The Big Pinnacle is also well-known for its use as a nesting site by Turkey Vultures, which have no conservation listing, and Common Ravens, which are designated as a Watch List species by the North Carolina Natural Heritage Program. Watch List species are considered to be rare, but are not believed to be in danger from a conservation standpoint. Nevertheless, the Big Pinnacle is pretty much the only site on the park for both of these local populations when it comes to protected nesting sites. There is also a record of Peregrine Falcons from the Big Pinnacle; there is a pair of falcons that returns annually to nearby Moore's Wall at Hanging Rock, and we are hopeful that Peregrines will eventually make it to Pilot Mountain. Moore's Wall is the most easterly-known nesting site in the state for the species, so Pilot Mountain would be a significant addition to that range extension.

There are additional management constraints as well. The Big Pinnacle is the principal ecological feature for the various areas that have been designated by the division as a State Dedicated Nature Preserve; by the North Carolina Natural Heritage Program as a Significant Natural Heritage Area; and by the US Department of the Interior as a National Natural Landmark (NNL). The undisturbed and intact nature of the Big Pinnacle, its rare species, its scenic values, and its high quality natural communities were key factors in all of those designations. These designations do not preclude public access or recreation; however, they do carry a heightened obligation by the division to adequately protect the ecological features that figured prominently in these decisions and to limit access in the interest of protecting those features.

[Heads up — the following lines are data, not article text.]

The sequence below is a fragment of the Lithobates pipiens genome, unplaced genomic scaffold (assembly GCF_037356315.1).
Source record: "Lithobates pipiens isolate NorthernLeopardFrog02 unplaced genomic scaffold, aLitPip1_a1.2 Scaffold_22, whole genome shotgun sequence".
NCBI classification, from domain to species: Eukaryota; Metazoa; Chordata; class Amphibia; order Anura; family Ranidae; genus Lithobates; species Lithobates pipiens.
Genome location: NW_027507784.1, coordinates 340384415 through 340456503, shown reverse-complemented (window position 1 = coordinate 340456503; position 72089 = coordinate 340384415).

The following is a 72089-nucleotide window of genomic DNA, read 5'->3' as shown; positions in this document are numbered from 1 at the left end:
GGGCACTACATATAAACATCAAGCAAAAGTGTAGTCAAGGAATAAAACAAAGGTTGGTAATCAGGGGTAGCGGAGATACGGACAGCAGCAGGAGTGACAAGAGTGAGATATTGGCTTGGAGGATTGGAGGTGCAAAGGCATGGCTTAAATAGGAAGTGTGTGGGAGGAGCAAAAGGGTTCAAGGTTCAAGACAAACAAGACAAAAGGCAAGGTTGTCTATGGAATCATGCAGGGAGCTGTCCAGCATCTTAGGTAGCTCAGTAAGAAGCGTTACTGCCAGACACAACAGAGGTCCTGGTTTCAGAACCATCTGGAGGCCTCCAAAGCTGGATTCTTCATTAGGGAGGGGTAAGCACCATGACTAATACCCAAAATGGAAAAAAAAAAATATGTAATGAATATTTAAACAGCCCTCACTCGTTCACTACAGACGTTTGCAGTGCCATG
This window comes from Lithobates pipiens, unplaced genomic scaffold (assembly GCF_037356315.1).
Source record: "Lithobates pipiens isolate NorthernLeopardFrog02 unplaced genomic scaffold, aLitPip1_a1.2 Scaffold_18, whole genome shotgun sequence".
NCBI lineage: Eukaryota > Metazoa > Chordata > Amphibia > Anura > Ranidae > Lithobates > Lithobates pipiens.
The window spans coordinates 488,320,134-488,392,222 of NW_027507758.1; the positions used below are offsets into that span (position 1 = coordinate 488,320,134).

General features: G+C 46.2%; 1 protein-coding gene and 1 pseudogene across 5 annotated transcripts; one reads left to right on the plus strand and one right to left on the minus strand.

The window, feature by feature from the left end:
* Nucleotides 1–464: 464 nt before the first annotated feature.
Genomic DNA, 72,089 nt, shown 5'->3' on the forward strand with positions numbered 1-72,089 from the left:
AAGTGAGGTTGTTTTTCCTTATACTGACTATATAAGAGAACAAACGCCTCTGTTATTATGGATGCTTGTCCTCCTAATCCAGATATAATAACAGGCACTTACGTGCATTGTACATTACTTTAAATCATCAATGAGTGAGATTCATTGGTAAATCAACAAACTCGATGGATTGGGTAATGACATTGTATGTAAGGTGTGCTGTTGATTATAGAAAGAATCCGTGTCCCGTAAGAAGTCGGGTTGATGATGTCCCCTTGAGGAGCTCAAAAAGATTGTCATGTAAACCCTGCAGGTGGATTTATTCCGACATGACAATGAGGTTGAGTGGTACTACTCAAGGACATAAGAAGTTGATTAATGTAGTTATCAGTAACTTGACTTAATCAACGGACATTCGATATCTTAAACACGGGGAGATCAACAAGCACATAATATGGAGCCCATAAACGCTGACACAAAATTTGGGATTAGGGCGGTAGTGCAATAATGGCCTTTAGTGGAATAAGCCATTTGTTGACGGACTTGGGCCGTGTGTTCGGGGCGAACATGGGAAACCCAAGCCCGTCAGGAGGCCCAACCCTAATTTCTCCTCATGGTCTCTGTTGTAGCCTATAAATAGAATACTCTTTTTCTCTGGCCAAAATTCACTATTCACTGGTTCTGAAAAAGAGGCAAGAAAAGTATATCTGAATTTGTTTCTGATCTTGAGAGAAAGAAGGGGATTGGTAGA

We are particularly concerned about the National Natural Landmark designation, which is one of only 13 such designations in the state. Concern has already been raised by the Dept. of the Interior regarding climbing impacts within the NNL area, which includes the Ledge Springs cliffs. Opening the Big Pinnacle would lead to further degradation of the NNL, which could cause it to be listed as a damaged site if the NNL is judged to be threatened or damaged to such a degree that the nationally significant features for which the site was originally listed are in jeopardy. Opening an ecologically intact, high quality site such as the Big Pinnacle could be construed as neglect, which would not be viewed favorably by reviewers. Certainly, given the current level of concern and the reasons behind the original state and federal designations we see no way that we could justifiably expand climbing impacts to include the Big Pinnacle.

The bottom line is that we see this as a particularly important ecological feature that is worthy of protection, and at only four acres, it is a small price to pay to ensure the protection of one of the Piedmont's most ecologically unique sites. I can only say that having climbed in other parts of the country where the relationship between land managers and the climbing community was not good, I think that we have enjoyed an enviable relationship as we have worked to resolve our issues. So, here's hoping that the climbing community will understand our position on this and will continue to work with us on conservation issues.